Your resume. Granted, not novel advice, but critically important. Resumes today do not just list completed tasks, but are designed to represent you in a 360 fashion. Make sure you include an updated career objective which includes the type of role you are seeking. Have a professional take a look if possible.
What the job is really like now. Jobs evolve and “reshape” over time. I always suggest contacting people who currently hold your “target” or “dream” job. Conduct an informational interview about daily tasks, responsibilities and even possible stressors. Remember to keep the interview brief (15 minutes) as the incumbent isn’t paid to help you out.
The evolving workforce. Millennials have made their entrance into the world of work and they are a group to be reckoned with. They are not a different species – but their view of work – might be at odds with yours. But, they are quick, brave and creative. Learning from each other is key.
Setting your limits. Most importantly your technological boundaries. Many people allow their employers to have 24/7 access to their lives. If this is not something you can live with, think of what you can allow. Consider this early, as it is quite difficult to reset the parameters later.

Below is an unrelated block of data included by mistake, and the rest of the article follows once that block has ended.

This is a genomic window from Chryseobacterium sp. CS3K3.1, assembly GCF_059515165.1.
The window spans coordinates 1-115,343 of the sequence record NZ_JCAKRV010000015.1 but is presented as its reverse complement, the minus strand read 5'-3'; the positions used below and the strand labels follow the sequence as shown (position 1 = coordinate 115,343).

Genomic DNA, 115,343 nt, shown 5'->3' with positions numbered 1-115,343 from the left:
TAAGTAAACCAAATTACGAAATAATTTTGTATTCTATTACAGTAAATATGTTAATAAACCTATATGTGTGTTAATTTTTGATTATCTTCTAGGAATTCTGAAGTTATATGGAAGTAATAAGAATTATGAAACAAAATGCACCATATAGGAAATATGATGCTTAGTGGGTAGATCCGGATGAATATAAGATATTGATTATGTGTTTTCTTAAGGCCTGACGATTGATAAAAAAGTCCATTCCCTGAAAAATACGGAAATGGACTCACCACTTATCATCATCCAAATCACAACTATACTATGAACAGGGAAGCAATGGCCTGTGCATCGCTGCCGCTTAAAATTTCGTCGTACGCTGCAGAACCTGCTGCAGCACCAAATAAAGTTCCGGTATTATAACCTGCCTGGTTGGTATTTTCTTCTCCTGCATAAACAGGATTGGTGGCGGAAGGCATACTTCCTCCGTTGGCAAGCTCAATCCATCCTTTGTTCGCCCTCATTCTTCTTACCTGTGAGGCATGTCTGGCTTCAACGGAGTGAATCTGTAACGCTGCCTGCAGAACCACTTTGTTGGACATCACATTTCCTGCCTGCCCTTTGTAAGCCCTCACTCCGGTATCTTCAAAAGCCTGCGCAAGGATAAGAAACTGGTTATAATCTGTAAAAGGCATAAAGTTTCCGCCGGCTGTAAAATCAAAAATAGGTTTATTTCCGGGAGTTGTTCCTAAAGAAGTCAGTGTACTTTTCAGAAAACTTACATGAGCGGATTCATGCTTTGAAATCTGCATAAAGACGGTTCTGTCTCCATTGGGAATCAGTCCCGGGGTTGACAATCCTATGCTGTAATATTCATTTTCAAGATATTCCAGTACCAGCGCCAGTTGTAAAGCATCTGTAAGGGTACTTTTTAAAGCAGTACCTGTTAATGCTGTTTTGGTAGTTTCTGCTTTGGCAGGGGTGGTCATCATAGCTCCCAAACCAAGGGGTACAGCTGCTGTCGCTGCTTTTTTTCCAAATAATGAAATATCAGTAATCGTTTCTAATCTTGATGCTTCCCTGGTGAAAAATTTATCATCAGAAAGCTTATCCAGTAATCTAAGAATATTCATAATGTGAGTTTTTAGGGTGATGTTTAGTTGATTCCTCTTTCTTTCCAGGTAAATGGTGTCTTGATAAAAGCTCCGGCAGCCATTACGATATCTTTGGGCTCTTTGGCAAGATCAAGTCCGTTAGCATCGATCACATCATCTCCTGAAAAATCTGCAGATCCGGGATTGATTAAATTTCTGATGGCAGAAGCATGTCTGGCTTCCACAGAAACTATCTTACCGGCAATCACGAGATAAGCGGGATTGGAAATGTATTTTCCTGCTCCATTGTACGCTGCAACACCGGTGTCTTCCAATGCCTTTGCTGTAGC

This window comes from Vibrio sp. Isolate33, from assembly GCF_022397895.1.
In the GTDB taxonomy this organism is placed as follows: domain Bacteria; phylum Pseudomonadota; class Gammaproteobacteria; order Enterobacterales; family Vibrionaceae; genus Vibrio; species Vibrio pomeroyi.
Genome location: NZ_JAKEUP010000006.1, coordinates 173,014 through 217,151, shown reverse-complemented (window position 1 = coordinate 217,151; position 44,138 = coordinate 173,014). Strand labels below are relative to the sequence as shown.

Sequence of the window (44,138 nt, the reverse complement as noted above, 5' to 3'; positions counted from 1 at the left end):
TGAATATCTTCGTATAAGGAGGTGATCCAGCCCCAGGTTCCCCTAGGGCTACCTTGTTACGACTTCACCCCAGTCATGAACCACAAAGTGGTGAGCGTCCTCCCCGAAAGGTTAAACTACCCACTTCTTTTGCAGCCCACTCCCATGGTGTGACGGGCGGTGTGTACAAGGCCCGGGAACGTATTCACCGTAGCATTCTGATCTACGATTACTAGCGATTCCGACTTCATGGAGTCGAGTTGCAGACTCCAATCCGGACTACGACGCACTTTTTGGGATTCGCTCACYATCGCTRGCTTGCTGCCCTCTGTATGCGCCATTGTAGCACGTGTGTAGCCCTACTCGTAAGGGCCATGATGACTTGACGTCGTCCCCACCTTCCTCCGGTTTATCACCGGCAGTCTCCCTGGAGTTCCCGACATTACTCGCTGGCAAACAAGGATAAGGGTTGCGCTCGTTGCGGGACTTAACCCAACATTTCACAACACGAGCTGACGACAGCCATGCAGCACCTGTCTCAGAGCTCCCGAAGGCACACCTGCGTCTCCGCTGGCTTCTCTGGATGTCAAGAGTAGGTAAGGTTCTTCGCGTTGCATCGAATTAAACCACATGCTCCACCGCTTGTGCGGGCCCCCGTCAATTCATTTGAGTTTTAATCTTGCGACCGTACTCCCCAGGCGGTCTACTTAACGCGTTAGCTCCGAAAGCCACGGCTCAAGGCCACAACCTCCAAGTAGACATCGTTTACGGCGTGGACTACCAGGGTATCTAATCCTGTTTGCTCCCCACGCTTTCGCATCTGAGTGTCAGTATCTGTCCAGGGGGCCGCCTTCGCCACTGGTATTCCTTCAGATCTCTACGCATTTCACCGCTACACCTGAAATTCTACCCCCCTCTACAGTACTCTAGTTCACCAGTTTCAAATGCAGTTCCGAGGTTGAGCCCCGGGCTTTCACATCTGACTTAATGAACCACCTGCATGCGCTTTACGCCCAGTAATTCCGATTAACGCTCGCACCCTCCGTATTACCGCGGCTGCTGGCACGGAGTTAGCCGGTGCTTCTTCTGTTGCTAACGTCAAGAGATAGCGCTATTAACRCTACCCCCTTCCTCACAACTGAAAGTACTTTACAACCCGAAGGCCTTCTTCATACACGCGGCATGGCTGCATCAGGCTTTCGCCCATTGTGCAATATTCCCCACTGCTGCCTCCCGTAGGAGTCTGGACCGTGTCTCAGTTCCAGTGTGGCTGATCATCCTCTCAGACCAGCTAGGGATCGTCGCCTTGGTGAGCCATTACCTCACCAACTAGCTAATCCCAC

Know what ideas are percolating in your industry. If you haven’t picked up the biz section of the newspaper or visited the Wall Street Journal for many years – start. Being aware of the general business climate in your industry will give keen insight into the minds of the employers that will interview you. Knowing the challenges a business may face today can only help you make a connection with a potential employer.
Your attitude needs to change from “I” to “We”. Most importantly you need to have a quick reality check as to your importance in the whole gestalt of it all. When you had a schedule change on your own, you were in control. Now you must consult with others to determine how it will impact them. You are no longer a lone wolf. Thinking you don’t need to work at the office on Fridays, for example, will not fly unless it is advantageous to your employer.
Dr. Marla Gottschalk is a Workplace Psychologist in East Lansing, Michigan. You can reach her practice at firstname.lastname@example.org
Much has been said about mentoring, since an early discussion of the construct in the Harvard Business Review. Since that time — volumes have been written — and the topic has been examined and reexamined, from various vantage points. This has included the functions of mentoring (career-related vs. psycho-social support), intended outcomes (skill attainment, compensation, promotions) and its impact upon work life, in general (job satisfaction, retention).
Mentoring is by no means a new concept — although it remains one of the most powerful workplace constructs. If you consider the term for a moment (think of Socrates), you’ll discover that mentoring has existed for ages. Because of the sheer power of the mentoring relationship, mentoring will continue to evolve with changes in both organizational culture and technology. Of course, the basic concept of mentoring is simple and brilliant — you spend time with someone who possessed great knowledge or experience about a specific subject — you observe, reflect and absorb information that enhances your work life.